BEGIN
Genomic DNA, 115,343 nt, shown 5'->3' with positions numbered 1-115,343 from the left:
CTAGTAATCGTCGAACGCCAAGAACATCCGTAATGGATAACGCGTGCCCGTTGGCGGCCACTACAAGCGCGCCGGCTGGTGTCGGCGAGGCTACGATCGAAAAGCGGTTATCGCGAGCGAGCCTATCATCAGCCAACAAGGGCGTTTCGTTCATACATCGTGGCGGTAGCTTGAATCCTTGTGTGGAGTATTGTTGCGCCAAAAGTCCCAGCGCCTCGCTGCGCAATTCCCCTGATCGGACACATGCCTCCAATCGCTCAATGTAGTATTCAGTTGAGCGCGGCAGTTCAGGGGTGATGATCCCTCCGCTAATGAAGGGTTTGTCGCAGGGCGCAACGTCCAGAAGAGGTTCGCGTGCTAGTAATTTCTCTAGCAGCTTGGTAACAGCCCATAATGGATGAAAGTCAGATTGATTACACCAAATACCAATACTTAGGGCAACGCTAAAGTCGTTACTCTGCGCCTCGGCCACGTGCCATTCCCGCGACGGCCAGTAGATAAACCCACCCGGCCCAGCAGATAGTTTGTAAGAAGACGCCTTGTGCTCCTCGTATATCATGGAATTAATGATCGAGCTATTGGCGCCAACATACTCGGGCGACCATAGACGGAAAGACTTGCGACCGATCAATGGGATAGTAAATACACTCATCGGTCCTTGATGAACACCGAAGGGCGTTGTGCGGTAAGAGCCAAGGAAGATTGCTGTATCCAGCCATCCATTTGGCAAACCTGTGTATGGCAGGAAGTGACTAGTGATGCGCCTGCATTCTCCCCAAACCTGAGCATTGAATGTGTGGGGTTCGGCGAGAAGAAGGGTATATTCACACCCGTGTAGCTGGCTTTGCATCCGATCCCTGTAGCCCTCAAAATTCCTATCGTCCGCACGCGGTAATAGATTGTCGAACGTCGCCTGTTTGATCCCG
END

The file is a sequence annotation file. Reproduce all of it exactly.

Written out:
Genomic DNA, 115,343 nt, shown 5'->3' with positions numbered 1-115,343 from the left:
CTAGTAATCGTCGAACGCCAAGAACATCCGTAATGGATAACGCGTGCCCGTTGGCGGCCACTACAAGCGCGCCGGCTGGTGTCGGCGAGGCTACGATCGAAAAGCGGTTATCGCGAGCGAGCCTATCATCAGCCAACAAGGGCGTTTCGTTCATACATCGTGGCGGTAGCTTGAATCCTTGTGTGGAGTATTGTTGCGCCAAAAGTCCCAGCGCCTCGCTGCGCAATTCCCCTGATCGGACACATGCCTCCAATCGCTCAATGTAGTATTCAGTTGAGCGCGGCAGTTCAGGGGTGATGATCCCTCCGCTAATGAAGGGTTTGTCGCAGGGCGCAACGTCCAGAAGAGGTTCGCGTGCTAGTAATTTCTCTAGCAGCTTGGTAACAGCCCATAATGGATGAAAGTCAGATTGATTACACCAAATACCAATACTTAGGGCAACGCTAAAGTCGTTACTCTGCGCCTCGGCCACGTGCCATTCCCGCGACGGCCAGTAGATAAACCCACCCGGCCCAGCAGATAGTTTGTAAGAAGACGCCTTGTGCTCCTCGTATATCATGGAATTAATGATCGAGCTATTGGCGCCAACATACTCGGGCGACCATAGACGGAAAGACTTGCGACCGATCAATGGGATAGTAAATACACTCATCGGTCCTTGATGAACACCGAAGGGCGTTGTGCGGTAAGAGCCAAGGAAGATTGCTGTATCCAGCCATCCATTTGGCAAACCTGTGTATGGCAGGAAGTGACTAGTGATGCGCCTGCATTCTCCCCAAACCTGAGCATTGAATGTGTGGGGTTCGGCGAGAAGAAGGGTATATTCACACCCGTGTAGCTGGCTTTGCATCCGATCCCTGTAGCCCTCAAAATTCCTATCGTCCGCACGCGGTAATAGATTGTCGAACGTCGCCTGTTTGATCCCG